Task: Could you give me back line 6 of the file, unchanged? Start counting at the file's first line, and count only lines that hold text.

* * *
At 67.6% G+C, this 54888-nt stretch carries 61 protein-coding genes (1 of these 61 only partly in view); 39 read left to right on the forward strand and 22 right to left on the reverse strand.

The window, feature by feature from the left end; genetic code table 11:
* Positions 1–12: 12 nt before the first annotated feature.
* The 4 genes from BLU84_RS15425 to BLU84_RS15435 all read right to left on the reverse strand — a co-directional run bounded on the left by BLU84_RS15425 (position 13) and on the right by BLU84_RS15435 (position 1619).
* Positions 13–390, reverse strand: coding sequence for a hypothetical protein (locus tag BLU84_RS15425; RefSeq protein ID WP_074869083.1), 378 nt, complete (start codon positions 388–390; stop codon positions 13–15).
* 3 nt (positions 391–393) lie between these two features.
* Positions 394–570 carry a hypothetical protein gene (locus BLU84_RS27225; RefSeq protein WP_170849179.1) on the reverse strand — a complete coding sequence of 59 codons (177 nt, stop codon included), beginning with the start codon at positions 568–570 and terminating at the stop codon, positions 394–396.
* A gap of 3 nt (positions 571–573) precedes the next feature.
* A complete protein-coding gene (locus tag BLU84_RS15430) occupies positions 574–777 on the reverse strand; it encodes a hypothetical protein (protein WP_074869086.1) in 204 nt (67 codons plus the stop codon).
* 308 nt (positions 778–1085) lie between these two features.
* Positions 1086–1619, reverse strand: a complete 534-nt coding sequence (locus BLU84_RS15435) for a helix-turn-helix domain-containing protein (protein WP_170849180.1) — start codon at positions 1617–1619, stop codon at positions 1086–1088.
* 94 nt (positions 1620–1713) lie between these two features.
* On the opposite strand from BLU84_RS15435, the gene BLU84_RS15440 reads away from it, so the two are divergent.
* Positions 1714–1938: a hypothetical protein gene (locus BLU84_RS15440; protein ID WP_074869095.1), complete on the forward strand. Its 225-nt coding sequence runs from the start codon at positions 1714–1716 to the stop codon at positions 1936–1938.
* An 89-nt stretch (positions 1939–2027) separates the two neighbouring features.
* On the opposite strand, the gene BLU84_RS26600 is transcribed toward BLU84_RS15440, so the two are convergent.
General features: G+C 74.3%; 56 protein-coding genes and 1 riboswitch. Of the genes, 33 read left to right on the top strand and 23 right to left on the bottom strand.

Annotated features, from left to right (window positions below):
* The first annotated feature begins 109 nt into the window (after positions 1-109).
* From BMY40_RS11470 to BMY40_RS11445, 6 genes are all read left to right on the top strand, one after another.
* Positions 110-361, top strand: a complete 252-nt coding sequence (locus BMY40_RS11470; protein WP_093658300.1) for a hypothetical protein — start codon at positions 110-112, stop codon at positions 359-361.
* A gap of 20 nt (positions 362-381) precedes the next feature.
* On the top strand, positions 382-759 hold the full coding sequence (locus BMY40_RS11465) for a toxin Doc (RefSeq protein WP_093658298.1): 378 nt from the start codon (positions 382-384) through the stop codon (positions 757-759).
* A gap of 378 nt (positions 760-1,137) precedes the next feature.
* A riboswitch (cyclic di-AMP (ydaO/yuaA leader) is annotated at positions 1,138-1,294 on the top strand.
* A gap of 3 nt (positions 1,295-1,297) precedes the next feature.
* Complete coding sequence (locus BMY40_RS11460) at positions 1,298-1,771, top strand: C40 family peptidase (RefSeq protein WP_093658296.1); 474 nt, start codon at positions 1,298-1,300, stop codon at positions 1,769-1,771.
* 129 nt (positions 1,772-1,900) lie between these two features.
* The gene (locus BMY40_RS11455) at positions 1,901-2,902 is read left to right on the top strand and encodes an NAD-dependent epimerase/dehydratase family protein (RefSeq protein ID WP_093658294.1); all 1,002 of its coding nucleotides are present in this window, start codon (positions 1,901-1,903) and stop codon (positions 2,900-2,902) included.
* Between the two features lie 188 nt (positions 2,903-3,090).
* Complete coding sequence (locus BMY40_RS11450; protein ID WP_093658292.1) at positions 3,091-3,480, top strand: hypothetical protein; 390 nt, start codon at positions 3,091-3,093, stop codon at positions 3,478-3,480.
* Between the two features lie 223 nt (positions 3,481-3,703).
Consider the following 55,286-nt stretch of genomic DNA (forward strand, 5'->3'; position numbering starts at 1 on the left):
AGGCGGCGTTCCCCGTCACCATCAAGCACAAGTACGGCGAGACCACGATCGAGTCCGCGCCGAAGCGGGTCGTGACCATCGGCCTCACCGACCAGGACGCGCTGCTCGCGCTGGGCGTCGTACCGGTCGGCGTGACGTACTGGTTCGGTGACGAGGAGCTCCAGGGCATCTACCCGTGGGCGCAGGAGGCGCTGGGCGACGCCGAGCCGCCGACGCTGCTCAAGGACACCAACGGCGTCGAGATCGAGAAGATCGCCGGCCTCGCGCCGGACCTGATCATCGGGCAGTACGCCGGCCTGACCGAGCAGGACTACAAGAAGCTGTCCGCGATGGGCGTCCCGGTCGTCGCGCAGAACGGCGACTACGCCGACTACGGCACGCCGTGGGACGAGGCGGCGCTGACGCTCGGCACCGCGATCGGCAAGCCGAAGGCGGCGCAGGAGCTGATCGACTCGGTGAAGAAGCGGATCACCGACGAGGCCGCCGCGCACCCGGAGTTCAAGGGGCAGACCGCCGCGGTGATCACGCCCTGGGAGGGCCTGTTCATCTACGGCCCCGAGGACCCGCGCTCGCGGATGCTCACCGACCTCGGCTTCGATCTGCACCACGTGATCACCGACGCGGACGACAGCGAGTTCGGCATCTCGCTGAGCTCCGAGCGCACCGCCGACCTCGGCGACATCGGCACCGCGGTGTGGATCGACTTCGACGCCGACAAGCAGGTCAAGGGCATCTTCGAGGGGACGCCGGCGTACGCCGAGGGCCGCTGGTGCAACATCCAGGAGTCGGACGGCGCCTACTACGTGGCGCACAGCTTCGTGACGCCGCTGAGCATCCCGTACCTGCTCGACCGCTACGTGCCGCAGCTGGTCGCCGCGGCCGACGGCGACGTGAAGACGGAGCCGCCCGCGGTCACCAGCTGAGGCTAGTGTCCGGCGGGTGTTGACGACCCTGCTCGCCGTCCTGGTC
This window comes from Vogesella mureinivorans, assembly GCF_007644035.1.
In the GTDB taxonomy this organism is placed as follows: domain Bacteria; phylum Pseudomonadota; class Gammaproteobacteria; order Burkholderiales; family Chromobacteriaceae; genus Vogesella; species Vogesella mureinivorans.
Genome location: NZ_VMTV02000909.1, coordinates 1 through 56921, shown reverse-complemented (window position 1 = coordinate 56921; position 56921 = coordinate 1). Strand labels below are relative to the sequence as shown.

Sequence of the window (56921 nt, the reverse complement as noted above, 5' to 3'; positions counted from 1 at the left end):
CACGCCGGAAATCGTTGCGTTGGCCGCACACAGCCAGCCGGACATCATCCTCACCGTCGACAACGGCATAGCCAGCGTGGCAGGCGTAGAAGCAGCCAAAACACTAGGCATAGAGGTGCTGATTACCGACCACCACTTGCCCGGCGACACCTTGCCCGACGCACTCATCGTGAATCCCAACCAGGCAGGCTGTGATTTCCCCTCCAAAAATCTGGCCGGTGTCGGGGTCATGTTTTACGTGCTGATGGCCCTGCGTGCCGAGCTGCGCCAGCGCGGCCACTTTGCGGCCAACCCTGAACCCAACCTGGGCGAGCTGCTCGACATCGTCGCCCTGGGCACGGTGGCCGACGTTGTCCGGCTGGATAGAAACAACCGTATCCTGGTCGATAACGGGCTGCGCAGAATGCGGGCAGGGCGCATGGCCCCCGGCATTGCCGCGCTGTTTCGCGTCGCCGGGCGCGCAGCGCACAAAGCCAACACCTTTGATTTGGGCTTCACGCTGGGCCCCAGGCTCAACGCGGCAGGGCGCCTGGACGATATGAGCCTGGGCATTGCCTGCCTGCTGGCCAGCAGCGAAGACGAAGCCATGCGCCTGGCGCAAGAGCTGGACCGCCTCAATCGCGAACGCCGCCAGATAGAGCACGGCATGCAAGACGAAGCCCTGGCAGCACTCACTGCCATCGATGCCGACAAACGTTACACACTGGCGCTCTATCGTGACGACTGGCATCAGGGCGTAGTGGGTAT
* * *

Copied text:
* 3 nt (positions 391–393) lie between these two features.